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Your complete guide to understanding ANPR camera solutions

In this guide, we’ll run you through everything you need to know about Automatic Number Plate Recognition (ANPR) solutions, including how ANPR works, how ANPR is used and how to find the best ANPR solutions.

What is ANPR?

ANPR stands for Automatic Number Plate Recognition. It’s a camera system that uses technology to read and recognise a vehicle’s license plate automatically, without the need for human involvement.

Automatic Number Plate Recognition can also be referred to as LPR (License Plate Recognition), AVI (Automatic Vehicle Identification), CPR (Car Plate Recognition), or ALPR (Automatic License-Plate Reader).

Over the past few decades, ANPR has played an increasingly important role in vehicle surveillance – which is a highly complex task when all obstacles are considered.

For example, a vehicle’s speed, the variety of fonts and colours present on different license plates, weather conditions, different lighting environments during both day and night, plate material and in some cases, intentional ambiguity from the driver (such as plate damage or coverings), all make it difficult to accurately and consistently recognise number plates.

Though ANPR cameras boast plenty of advantages, the technology has attracted criticism over the years under theories of mass surveillance. More recently, ANPR systems attracted criticism on the grounds of poor online security. In Sheffield, drivers’ privacy was put at risk after an ANPR camera data breach revealed millions of private journeys.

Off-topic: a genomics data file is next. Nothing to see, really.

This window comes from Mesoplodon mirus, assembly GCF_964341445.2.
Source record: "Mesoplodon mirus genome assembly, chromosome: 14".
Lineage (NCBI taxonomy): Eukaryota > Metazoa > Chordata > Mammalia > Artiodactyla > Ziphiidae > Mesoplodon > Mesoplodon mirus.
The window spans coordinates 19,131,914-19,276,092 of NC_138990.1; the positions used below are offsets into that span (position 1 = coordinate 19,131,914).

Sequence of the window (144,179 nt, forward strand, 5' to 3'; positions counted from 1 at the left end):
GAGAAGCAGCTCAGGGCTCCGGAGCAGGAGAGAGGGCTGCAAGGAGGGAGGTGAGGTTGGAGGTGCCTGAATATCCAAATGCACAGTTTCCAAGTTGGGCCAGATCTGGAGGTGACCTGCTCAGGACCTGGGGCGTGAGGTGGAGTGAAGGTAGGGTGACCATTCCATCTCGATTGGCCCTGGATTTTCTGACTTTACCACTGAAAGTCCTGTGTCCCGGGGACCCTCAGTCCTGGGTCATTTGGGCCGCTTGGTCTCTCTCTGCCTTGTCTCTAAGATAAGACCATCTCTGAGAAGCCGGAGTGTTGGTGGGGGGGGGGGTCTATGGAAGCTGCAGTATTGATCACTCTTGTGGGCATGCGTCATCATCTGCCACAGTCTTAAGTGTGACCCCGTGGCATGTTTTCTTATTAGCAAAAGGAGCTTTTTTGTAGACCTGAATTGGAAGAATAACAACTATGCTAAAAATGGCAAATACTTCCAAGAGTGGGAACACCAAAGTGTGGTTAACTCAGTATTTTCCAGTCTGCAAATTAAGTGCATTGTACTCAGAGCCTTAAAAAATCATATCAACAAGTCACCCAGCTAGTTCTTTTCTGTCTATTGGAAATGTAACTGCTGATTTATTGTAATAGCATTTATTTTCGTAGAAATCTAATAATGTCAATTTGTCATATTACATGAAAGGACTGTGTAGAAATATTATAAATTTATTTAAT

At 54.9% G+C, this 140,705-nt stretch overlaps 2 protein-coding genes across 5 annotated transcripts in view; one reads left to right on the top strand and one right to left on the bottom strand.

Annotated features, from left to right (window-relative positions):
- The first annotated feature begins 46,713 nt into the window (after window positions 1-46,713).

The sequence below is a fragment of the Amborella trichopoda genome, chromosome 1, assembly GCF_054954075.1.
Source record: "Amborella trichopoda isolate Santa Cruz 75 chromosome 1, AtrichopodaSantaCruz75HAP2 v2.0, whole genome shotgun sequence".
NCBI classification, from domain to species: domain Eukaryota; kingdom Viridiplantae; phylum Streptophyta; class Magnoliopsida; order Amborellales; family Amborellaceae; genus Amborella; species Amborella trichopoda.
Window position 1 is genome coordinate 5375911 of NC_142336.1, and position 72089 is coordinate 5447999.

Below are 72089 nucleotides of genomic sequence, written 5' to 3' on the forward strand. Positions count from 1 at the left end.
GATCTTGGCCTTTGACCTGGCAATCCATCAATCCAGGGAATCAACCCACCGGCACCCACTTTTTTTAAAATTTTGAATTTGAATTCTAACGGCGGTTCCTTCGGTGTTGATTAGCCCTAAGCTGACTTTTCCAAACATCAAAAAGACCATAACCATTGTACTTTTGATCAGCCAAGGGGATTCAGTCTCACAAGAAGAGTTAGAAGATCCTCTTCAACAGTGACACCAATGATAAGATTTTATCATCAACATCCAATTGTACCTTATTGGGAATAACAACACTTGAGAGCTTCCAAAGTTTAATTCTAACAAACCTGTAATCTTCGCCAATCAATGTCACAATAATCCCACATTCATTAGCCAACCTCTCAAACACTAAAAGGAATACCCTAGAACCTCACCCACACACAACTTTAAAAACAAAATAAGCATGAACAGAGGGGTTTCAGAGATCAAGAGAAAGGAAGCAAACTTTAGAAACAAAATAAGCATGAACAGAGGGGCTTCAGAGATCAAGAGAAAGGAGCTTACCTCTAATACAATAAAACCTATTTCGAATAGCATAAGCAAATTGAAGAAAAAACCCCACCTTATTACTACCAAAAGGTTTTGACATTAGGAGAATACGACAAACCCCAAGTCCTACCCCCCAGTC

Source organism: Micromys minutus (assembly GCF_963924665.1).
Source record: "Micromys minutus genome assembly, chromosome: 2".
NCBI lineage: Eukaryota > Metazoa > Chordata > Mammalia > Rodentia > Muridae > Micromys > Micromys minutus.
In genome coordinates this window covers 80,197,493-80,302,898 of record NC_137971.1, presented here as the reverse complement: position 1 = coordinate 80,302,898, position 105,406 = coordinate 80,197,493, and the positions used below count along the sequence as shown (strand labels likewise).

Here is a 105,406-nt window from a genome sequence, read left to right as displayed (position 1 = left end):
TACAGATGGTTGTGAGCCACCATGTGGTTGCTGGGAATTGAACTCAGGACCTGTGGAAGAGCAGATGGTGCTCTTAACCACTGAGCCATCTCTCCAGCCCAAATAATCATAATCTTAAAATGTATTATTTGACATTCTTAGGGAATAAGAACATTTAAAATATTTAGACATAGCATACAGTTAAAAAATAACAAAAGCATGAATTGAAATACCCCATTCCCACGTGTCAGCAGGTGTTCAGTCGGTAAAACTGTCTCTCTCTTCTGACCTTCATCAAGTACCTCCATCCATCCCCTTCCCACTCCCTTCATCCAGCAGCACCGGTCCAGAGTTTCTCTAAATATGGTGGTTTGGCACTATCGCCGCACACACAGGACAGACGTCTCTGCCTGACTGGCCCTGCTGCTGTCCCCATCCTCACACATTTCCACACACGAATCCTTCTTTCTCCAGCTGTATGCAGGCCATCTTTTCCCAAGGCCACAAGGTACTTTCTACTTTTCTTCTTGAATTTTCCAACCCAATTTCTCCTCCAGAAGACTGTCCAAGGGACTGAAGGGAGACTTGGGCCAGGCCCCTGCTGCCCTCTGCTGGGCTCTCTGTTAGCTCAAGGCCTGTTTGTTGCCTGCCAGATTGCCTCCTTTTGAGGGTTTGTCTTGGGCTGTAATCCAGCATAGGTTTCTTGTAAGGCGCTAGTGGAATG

What are ANPR cameras used for?

FTA-VehiclesWeaponsAttacks-20In the UK, ANPR is primarily used to detect, deter and disrupt criminal activity. This can include identifying and locating vehicles that have been stolen, tracking down vehicles are uninsured, and investigating terrorist acts or organised crime.

However, ANPR usage varies from country to country. ANPR can be used for the purposes of law enforcement, speed detection (such as section control, which identifies the speed of a vehicle over longer sections of road, unlike fixed speed cameras, which measure vehicle speed at one given point) , crime deterrence, traffic management and electronic toll collection (which can allow for cashless tolling, thereby streamlining commutes, improving highway efficiency and lowering emissions).

Some day-to-day examples of ANPR’s usefulness include monitoring vehicles which drive away from petrol stations without paying, identifying illegal parking, automatically raising and lowering bollards, and tracking vehicles that run red lights.

How does ANPR work?

Put simply, when a vehicle moves past an ANPR system, its license plate number is deciphered, then cross-checked against a nationwide database of vehicle records. If the vehicle is of interest or in question, police are able to track down the vehicle in question, then if necessary, press charges.

All vehicles which pass an ANPR camera will be recorded in order to keep the database’s remit as wide as possible and up to date, should a vehicle not currently of interest come into question at a later date.

A brief history of ANPR systems

Since ANPR solutions were first established, they have undergone a series of advancements and upgrades, which is why in order to understand how ANPR works, it’s worth taking a look at a history of ANPR.

  • Though the first ANPR-facilitated arrest took place in the UK in 1981 (after a stolen car was detected by an ANPR camera), ANPR solutions were invented in 1976, with early models developed in 1979.
  • In 1993, the London Metropolitan Police implemented the ‘Ring of Steel’ camera network around the City of London – which included ANPR cameras – in a bid to end a series of terrorist bombings conducted by the IRA.
  • In the late 1990s, technology developments meant that ANPR cameras no longer needed to be assigned pre-defined criteria (such as the angles, directions and speeds at which vehicles would be passing at). This allowed fixed-ANPR cameras to become mobile.